Residents in the Blue Mountains regions are being reminded to be cautious when approaching an injured or distressed bat as they may carry the fatal disease, lyssavirus.
A close relative to the rabies virus, Lyssavirus has been found in species of flying foxes/fruit bats and insect-eating microbats. It is assumed that any bat in Australia could potentially carry lyssavirus.
Nepean Blue Mountains Local Health District Director of Public Health, Dr Victor Carey said if you find an injured bat, do not attempt to handle it yourself.
"Lyssavirus can be transmitted from bats to humans through infected saliva from a bite or scratch and can easily be contracted through breaks in the skin," said Dr Carey.
He warned that although an animal may not look ill it still can be infectious without showing visible signs of sickness.
"The best way to protect yourself from infection is to leave the handling of the animal to the trained experts. Call your local wildlife rescue group or local veterinarian who can help care for the animal," said Dr Carey.
The warning was issued for the Penrith, Hawkesbury and Lithgow regions as well.
Active in summer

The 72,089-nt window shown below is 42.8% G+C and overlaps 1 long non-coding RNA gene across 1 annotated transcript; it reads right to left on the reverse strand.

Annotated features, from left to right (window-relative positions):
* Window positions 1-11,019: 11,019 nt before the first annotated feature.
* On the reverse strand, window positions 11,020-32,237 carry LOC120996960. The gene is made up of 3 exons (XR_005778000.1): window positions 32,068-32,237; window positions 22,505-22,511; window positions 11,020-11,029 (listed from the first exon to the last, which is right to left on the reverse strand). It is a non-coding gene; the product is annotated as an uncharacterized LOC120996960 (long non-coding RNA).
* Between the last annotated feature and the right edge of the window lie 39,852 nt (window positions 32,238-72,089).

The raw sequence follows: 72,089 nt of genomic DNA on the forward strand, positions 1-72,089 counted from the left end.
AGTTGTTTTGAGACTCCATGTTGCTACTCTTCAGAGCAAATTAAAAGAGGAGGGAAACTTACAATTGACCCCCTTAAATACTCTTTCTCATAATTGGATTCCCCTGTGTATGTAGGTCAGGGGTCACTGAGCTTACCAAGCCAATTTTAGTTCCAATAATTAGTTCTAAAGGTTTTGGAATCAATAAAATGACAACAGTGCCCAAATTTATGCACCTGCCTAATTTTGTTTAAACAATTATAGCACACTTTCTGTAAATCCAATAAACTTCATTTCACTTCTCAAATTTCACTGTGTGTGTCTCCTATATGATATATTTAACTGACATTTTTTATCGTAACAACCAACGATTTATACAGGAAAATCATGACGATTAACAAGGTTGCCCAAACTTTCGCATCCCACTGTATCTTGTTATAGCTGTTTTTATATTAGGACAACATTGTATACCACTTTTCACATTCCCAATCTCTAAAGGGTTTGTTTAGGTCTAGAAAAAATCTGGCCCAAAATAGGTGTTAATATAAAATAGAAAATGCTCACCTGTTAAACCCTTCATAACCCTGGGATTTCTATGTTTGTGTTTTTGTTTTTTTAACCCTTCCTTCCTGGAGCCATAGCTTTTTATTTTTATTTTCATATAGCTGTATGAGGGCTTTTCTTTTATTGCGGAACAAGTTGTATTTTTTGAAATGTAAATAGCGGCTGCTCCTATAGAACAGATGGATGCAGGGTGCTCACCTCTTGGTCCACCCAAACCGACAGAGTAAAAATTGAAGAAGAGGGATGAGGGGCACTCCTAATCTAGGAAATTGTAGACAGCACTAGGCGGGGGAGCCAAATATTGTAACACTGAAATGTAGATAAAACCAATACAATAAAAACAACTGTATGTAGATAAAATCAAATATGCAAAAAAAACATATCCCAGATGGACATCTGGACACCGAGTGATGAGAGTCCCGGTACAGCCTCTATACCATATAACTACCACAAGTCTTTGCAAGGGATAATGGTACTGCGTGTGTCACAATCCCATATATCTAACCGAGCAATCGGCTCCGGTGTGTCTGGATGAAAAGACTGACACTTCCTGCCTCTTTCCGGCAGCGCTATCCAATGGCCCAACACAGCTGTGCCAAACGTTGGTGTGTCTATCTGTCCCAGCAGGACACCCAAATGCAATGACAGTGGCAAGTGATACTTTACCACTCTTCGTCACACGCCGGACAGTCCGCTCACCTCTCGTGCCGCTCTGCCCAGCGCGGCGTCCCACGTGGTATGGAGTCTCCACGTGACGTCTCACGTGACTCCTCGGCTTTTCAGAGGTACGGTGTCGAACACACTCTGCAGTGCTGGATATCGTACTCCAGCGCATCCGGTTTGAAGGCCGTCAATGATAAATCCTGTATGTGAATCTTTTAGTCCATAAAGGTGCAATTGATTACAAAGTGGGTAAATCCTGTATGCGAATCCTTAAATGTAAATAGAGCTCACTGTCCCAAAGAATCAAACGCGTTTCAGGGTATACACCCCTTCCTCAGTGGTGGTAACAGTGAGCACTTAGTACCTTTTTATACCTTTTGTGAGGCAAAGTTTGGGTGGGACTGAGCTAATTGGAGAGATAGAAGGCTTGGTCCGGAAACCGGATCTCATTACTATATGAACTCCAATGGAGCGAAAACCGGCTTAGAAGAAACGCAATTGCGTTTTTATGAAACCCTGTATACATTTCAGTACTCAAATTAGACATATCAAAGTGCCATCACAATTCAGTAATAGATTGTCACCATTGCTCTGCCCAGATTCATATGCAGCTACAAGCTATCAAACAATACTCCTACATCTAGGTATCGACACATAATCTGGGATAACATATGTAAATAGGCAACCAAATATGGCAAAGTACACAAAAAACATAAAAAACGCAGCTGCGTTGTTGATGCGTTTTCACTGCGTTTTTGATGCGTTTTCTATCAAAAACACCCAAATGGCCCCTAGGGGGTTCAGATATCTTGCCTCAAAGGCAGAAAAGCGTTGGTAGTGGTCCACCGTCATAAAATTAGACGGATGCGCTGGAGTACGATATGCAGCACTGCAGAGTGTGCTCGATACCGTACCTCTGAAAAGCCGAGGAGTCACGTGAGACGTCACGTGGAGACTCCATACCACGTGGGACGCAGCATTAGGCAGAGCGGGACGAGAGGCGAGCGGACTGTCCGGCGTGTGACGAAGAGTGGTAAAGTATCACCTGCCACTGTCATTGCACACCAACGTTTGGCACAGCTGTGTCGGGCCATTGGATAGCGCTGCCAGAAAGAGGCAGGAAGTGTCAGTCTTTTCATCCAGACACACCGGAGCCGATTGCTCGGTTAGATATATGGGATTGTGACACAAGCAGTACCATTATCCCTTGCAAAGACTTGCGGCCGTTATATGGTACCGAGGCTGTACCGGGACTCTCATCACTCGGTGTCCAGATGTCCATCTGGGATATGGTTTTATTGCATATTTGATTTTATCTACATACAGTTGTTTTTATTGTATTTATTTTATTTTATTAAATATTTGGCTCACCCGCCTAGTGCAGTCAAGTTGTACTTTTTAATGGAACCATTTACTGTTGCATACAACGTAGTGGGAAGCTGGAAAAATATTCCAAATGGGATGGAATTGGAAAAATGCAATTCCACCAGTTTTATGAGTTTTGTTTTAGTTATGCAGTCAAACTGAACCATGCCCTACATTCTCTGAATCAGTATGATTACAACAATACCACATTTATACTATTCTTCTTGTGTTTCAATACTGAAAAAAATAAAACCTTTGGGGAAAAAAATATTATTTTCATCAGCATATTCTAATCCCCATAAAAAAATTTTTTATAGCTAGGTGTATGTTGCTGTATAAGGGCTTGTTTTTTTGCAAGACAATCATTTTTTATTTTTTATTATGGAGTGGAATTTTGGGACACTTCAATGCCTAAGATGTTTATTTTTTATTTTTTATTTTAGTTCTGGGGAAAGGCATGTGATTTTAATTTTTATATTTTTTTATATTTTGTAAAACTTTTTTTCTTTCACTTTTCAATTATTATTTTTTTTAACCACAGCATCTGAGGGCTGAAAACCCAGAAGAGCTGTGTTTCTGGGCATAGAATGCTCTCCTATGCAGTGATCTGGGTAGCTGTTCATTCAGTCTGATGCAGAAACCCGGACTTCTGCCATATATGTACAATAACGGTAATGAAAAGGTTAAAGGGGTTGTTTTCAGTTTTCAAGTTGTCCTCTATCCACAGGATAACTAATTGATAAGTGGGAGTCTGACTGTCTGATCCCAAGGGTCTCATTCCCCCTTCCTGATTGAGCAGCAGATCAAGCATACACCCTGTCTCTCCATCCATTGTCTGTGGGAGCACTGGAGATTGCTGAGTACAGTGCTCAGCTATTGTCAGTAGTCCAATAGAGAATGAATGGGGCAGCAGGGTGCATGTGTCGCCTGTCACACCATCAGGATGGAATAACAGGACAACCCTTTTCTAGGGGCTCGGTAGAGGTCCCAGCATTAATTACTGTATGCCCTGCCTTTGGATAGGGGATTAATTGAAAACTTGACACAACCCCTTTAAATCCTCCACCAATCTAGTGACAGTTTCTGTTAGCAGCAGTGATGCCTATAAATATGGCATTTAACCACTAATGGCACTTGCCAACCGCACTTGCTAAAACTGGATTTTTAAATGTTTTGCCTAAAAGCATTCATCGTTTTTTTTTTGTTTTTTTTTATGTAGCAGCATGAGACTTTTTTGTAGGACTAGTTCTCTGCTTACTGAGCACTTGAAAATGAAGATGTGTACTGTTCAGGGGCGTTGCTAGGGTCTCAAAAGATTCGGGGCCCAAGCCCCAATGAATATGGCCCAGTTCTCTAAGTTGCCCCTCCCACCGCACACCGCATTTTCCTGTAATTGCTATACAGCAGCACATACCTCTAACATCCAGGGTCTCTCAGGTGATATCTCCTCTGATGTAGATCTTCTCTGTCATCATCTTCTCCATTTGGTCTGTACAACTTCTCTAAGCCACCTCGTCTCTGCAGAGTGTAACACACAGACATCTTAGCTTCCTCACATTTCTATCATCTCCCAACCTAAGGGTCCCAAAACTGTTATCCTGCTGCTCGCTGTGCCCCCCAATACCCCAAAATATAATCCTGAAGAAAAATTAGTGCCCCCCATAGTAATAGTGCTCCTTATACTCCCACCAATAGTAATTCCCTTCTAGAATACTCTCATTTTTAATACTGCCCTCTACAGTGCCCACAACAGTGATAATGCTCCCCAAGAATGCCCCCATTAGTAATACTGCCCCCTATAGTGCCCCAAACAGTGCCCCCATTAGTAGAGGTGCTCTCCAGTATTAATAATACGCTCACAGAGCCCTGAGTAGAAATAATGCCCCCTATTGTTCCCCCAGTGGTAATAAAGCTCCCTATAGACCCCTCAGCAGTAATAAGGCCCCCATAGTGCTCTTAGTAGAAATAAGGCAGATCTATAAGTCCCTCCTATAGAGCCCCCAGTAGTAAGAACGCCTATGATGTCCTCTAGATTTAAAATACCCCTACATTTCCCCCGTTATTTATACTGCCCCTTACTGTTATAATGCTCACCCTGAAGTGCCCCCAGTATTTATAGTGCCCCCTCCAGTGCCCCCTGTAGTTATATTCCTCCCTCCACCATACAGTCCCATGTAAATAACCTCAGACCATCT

Bats are more active in the summer period and large numbers of bats sometimes die following prolonged exposure to heat, or when they are unable to find enough food.
In the past bats have tested positive to lyssavirus in and around the region.
If you or someone you know has been bitten or scratched by a bat immediately wash the wound with soap and water for at least fifteen minutes. An antiseptic solution with anti-virus action should be applied after washing, and a doctor consulted for further treatment and advice as soon as possible. Rabies can be prevented following a bite or scratch by urgent vaccination and post-exposure treatment.
For more information about lyssavirus refer to the Rabies and Australian bat lyssavirus infection fact sheet.